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I dual-boot Ubuntu 9.10 and Windows XP. In Ubuntu, most application uninstall in 0-10 seconds. In Windows, it can take up to an hour (rare, but times of ~15 minutes are fairly common). What is Windows doing that takes so long?

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Related question (though not exact duplicate: superuser.com/questions/43740/…) –  Gnoupi Dec 31 '09 at 8:31

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up vote 12 down vote accepted

Not all uninstallers are slow. The uninstallers that are particularly slow are the ones that create a system restore point (mainly .msi), which takes a fairly long time. Installers that access the registry a lot are also a bit slower as the database isn't all that great.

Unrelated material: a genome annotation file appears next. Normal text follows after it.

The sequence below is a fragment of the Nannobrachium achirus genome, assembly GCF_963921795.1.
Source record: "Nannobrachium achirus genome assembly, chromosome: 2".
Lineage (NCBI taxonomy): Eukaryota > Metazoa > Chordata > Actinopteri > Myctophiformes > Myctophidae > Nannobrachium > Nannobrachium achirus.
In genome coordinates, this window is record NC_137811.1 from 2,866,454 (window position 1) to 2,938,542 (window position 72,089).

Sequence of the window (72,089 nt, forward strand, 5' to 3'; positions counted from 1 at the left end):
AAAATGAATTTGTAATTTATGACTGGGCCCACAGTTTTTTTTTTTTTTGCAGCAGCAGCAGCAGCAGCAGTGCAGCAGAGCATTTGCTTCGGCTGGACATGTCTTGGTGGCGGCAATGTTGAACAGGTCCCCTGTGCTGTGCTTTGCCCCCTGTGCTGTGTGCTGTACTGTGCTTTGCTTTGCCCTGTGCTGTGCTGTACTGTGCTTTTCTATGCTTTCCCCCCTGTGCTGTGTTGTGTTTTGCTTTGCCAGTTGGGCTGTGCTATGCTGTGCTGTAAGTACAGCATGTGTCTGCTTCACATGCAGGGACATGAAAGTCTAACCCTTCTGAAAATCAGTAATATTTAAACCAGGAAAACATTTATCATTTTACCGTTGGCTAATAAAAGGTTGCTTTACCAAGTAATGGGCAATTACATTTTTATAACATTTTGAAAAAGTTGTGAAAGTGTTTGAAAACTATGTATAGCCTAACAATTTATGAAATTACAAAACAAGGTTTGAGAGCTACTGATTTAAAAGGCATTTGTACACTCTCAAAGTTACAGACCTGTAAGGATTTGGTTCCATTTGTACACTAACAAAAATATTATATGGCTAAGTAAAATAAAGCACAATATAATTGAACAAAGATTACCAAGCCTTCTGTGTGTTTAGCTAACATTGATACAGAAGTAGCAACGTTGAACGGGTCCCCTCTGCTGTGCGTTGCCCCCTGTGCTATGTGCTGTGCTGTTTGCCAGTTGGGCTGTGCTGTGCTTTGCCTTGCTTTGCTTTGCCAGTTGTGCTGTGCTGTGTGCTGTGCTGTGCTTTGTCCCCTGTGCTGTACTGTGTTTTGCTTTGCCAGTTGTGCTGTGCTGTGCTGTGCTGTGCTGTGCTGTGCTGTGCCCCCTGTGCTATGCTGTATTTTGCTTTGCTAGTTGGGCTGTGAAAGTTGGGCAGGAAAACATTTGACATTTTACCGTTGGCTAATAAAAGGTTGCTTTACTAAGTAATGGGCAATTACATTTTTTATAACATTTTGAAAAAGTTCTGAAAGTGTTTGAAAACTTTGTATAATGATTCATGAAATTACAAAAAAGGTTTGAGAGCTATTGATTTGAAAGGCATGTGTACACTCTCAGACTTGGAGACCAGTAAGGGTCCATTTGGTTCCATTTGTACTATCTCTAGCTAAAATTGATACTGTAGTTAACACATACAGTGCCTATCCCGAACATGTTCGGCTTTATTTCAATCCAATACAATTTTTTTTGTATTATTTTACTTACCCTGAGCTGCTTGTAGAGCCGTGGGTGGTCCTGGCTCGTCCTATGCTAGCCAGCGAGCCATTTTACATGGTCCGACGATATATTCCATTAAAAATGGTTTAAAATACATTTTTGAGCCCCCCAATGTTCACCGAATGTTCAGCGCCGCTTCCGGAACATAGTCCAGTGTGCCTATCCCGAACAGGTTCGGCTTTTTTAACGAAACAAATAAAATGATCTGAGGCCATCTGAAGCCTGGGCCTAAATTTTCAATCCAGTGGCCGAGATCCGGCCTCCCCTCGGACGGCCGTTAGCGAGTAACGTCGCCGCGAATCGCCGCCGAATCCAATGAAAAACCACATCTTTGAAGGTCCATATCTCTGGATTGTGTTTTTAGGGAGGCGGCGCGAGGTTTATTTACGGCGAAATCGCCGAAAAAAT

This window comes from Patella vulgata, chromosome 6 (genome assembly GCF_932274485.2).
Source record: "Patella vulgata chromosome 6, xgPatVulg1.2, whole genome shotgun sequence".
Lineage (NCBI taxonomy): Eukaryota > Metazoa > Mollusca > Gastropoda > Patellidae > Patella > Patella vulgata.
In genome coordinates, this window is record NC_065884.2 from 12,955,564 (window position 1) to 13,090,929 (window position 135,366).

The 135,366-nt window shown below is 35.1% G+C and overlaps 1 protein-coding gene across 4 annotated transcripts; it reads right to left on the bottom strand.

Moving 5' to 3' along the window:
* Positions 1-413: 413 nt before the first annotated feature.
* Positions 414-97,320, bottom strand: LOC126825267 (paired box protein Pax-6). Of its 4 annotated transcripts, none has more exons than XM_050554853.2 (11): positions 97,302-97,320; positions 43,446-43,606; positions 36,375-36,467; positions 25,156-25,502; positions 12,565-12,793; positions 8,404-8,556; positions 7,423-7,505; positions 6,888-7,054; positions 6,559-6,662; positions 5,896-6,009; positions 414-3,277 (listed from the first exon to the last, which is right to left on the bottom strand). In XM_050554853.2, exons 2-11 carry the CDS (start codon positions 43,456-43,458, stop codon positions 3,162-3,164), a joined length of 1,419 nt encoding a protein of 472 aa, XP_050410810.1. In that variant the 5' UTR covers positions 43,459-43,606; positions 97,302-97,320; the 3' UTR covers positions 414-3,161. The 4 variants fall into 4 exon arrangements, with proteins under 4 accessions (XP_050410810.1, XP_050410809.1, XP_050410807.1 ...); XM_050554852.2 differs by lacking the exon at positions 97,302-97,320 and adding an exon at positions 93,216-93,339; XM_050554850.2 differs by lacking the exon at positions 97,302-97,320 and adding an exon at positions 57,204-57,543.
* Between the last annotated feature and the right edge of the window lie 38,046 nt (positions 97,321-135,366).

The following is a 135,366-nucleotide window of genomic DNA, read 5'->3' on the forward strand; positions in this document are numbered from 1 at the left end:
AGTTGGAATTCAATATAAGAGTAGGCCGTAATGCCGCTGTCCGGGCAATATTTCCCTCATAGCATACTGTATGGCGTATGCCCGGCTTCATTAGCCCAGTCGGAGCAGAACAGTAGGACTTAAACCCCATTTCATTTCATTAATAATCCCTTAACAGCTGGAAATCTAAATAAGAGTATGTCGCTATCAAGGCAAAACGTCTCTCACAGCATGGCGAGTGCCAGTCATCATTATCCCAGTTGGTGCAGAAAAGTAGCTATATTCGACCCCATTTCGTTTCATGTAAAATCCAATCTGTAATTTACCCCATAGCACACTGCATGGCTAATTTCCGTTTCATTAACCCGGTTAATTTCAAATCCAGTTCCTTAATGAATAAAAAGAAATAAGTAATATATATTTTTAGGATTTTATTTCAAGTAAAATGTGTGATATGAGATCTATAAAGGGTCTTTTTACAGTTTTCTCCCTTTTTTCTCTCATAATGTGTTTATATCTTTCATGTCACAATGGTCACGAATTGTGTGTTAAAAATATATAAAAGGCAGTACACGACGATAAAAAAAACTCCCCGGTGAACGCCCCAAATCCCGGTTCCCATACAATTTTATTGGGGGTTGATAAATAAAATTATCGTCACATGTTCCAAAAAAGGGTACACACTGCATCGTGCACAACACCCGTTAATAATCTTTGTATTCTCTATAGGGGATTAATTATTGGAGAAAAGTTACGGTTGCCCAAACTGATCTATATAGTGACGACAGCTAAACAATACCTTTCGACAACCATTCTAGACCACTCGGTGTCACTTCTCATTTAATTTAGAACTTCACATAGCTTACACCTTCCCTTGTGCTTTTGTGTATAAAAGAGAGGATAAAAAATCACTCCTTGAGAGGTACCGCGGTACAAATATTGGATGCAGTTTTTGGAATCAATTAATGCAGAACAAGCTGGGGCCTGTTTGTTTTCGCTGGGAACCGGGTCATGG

Uninstallers that simply unlink files are typically very fast on the other hand.

In Ubuntu, uninstallers don't make system restore points or access a registry for settings. Most settings are contained in flat files which are simply unlinked.

Edit: In case anyone is unfamiliar with the term "unlink", it is what actually happens when you "delete" a file.

A good description is found in the unlink Linux man page:

unlink() deletes a name from the filesystem. If that name was the last link to a file and no processes have the file open the file is deleted and the space it was using is made available for reuse.

This is why recovery programs can find files you deleted a long time ago. If the space that was marked as "available for reuse" hasn't been overwritten, the data can easily be re-obtained.

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yah, additionally: maybe there are services ('daemons' for the unixer in you) to shut down, check here and there if a dll is used by some other process, waiting for some handles to be freed etc. it really depends on the uninstaller, as john said. –  akira Dec 31 '09 at 8:14

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